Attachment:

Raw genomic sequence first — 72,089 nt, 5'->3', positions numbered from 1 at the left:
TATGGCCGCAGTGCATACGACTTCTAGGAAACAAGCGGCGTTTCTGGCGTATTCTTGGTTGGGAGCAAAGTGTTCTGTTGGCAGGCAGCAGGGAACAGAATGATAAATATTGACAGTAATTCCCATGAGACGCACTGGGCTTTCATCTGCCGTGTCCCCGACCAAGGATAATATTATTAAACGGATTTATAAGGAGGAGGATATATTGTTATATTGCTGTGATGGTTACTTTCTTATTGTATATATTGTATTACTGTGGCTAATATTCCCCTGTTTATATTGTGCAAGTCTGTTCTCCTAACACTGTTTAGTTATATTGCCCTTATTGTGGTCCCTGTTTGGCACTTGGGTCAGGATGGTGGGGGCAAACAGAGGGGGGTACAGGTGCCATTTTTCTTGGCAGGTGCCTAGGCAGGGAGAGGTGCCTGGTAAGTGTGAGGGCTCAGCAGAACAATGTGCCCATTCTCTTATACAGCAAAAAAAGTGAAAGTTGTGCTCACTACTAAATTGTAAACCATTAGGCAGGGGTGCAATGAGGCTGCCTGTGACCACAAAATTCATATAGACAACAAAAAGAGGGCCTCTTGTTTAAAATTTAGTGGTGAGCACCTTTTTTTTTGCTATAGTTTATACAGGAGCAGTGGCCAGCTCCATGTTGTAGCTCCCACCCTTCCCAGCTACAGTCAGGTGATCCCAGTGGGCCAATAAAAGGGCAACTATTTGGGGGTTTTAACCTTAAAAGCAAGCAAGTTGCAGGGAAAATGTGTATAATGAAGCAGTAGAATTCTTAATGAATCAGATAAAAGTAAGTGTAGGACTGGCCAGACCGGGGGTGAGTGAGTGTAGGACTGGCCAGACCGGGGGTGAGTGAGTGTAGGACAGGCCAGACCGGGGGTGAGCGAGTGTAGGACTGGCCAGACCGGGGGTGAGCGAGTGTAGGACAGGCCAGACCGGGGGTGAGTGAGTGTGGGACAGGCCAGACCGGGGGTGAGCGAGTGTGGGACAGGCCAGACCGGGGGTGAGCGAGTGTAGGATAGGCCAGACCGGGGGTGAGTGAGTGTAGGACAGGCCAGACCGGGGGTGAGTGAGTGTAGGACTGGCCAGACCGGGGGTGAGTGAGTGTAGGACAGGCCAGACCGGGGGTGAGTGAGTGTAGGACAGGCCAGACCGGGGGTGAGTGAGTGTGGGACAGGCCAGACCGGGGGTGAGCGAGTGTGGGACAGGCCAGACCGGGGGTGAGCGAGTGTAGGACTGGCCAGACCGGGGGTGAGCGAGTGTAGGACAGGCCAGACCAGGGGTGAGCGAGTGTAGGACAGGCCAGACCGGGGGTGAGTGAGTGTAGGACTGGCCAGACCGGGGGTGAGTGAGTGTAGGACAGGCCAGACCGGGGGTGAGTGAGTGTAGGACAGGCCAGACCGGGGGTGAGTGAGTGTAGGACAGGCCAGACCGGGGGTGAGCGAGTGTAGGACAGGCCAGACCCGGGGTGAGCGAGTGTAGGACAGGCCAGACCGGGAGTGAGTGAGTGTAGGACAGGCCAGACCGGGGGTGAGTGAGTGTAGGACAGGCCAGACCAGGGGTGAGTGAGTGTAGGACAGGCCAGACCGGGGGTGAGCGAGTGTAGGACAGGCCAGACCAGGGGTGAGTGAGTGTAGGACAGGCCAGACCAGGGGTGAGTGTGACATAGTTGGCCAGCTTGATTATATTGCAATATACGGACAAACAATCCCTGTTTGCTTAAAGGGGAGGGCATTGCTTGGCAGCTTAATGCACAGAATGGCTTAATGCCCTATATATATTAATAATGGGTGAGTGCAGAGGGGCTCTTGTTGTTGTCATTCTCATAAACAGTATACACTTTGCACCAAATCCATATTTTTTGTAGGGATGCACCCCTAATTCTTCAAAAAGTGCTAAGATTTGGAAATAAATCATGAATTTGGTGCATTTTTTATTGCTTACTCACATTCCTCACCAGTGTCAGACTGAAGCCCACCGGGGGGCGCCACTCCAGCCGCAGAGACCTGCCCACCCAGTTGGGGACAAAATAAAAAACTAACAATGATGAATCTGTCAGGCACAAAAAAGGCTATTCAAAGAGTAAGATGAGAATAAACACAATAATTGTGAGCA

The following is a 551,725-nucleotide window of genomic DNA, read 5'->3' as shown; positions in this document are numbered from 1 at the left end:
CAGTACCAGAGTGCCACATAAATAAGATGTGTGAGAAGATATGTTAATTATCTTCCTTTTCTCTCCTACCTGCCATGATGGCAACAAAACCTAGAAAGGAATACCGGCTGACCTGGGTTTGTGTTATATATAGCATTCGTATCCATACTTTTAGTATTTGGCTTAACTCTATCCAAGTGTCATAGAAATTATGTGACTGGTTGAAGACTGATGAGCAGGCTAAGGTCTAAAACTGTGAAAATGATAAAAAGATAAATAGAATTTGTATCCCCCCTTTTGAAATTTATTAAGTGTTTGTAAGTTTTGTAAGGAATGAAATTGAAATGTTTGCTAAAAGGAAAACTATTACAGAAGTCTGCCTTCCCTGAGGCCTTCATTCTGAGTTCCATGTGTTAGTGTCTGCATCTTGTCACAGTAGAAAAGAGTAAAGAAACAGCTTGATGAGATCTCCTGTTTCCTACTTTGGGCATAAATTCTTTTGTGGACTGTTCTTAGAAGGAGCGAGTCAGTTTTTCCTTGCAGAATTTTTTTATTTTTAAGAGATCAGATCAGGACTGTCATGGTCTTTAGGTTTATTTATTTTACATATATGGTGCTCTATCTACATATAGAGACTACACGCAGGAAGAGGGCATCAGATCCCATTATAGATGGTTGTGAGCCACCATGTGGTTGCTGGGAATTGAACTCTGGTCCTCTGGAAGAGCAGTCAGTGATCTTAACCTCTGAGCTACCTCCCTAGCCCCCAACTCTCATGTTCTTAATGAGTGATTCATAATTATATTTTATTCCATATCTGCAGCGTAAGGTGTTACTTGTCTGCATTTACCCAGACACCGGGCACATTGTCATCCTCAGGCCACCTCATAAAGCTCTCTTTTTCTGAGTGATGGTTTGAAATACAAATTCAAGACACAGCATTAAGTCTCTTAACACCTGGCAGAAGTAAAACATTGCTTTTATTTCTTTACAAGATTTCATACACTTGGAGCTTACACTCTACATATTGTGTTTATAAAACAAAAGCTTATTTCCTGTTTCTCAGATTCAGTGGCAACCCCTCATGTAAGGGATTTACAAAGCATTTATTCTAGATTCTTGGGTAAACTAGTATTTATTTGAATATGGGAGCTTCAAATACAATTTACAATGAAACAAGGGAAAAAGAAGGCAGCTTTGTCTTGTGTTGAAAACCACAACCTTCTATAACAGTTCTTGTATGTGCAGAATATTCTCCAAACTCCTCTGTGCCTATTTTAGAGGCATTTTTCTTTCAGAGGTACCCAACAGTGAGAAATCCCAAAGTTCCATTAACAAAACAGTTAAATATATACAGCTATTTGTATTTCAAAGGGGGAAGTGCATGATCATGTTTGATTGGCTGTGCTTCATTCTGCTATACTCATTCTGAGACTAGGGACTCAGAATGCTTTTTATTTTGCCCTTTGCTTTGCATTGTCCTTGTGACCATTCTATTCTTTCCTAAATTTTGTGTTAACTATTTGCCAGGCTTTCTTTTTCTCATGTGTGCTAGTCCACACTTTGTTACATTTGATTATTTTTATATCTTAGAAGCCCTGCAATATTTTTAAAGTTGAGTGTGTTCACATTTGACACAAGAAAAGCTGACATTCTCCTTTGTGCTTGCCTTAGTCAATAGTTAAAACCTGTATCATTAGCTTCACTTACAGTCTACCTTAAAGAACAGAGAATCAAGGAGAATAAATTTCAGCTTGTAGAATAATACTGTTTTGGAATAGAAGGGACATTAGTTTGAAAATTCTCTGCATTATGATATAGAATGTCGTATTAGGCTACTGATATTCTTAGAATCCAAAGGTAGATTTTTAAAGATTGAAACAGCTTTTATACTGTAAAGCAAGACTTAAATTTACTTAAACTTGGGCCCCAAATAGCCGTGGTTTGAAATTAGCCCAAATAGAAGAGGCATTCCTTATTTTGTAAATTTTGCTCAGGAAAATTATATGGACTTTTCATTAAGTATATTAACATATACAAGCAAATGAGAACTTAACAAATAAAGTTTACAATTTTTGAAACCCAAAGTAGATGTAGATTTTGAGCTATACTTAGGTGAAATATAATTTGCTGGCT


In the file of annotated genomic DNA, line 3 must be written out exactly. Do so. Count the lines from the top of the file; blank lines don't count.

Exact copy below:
The following is a 551,725-nucleotide window of genomic DNA, read 5'->3' as shown; positions in this document are numbered from 1 at the left end: